Tennis fans from across the globe had rave reviews about the enhancements at the 2016 US Open, but there’s even more still to come.

Spectators were greeted by the sight of a fully operational retractable roof over Arthur Ashe Stadium this summer, as well as a beautiful new 8,000-seat Grandstand and 10 completely rebuilt field courts.

But over the next two years, the grounds of the USTA Billie Jean King National Tennis Center will change once more as the final  stages of an ambitious six-year, $500-million transformation come to fruition.

At the conclusion of the 2016 US Open, construction crews began tearing down the old Louis Armstrong/Grandstand building, a relic from the 1964 World’s Fair when the former 18,000-seat arena was called the Singer Bowl.

In its place, a new 14,000-seat Louis Armstrong Stadium will open for the 2018 US Open (a rendering is shown above). This new stadium will also have a retractable roof, the largest of its kind among the No. 2 stadiums at the Grand Slams. On each side of the stadium there will be façades that are covered with terra cotta louvers, optimally positioned to keep rain out, yet porous to maintain natural ventilation. Designers say the terra cotta material contextually relates to the traditional brick buildings on the site while using the material in a new way.

For the 2017 tournament, while construction is still ongoing on the new Louis Armstrong Stadium, a temporary 8,800-seat stadium will be built just outside the current ticket office and East Gate entrance, in what is now Parking Lot B, close to the boardwalk ramp to the subway and LIRR trains. caught up with USTA Billie Jean King National Tennis Center Chief Operating Officer Danny Zausner for an update on the project. What’s been happening on site over the past three months, since the end of the 2016 US Open?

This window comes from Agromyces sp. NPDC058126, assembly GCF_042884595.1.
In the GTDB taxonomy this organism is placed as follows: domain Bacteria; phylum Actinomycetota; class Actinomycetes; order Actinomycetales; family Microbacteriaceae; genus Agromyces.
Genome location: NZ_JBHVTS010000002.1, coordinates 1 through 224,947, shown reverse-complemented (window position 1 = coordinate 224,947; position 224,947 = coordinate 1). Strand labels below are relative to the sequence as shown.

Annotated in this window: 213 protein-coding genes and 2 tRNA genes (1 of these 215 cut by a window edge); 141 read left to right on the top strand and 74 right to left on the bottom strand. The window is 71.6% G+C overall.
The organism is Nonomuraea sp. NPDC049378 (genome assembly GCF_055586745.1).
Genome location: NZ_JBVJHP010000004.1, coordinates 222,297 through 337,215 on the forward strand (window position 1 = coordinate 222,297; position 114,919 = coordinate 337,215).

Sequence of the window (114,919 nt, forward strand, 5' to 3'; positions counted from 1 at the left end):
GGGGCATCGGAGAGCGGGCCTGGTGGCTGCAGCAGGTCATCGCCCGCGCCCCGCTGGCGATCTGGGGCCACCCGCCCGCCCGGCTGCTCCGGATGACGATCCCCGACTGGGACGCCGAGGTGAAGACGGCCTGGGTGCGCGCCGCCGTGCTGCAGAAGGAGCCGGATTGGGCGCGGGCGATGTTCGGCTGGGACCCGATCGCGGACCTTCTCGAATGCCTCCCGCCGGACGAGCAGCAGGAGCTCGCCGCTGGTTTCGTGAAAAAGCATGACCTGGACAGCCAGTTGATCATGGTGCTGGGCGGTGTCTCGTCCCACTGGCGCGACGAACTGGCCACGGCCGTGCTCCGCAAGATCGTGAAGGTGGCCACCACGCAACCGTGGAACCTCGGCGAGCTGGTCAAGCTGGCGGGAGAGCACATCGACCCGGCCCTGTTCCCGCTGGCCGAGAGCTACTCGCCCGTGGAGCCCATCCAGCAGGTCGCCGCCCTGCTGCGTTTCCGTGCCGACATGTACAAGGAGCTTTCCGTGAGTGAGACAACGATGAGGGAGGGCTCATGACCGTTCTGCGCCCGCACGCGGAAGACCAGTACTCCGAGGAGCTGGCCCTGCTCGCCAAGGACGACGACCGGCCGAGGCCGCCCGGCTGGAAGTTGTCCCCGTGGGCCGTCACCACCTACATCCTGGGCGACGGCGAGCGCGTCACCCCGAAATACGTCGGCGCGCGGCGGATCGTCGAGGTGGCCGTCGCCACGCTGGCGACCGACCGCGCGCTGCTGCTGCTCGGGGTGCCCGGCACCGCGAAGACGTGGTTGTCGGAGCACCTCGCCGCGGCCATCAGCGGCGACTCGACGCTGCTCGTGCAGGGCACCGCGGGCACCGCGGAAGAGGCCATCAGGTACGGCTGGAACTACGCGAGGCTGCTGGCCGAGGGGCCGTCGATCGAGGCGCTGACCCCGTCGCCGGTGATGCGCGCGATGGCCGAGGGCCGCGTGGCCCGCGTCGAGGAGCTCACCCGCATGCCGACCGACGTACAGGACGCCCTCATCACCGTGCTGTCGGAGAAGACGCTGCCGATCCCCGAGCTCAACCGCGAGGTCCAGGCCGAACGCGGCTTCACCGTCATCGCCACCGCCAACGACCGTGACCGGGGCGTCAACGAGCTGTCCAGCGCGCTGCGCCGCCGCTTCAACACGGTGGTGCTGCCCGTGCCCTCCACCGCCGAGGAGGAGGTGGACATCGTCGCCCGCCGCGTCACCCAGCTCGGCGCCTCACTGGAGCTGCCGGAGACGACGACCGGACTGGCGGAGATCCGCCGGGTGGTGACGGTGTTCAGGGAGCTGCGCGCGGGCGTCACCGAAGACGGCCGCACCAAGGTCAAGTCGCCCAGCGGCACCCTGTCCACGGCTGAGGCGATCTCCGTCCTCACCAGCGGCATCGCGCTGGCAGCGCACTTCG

Danny Zausner: Our biggest priority was to get ready for demolition to begin on Louis Armstrong Stadium. The days and weeks immediately following the Open were all about removing contents of 38 years of history from Louis Armstrong and the old Grandstand. We got a really good start on that before the Open even started. If it didn’t need to be utilized during the 2016 US Open, it came out of the building even before the event took place. Everything in there was just what we needed to get through the event. How long did it take before you could start taking down the stadium? And what happened to the remnants of the old Armstrong?

We had the building ready for demolition by the end of October and began demolition shortly thereafter. We've worked since then to be in a position to recycle the vast majority of the things being demolished and reuse a lot of the materials in the new construction. We’re about one-third of the way through the recycling and separating, and we’re hoping to separate the whole demolished zone in half so that we can begin driving piles into the first half of the construction site by the first of the new year.

All the metal, steel, aluminum, seats and hard materials are being recycled off site, and we’re trying to grind up and reuse as much of the materials as we can. We’re in the early stages and we have the next 18 months ahead of us, but we’re off to a great start. Did you save any items from the old stadium?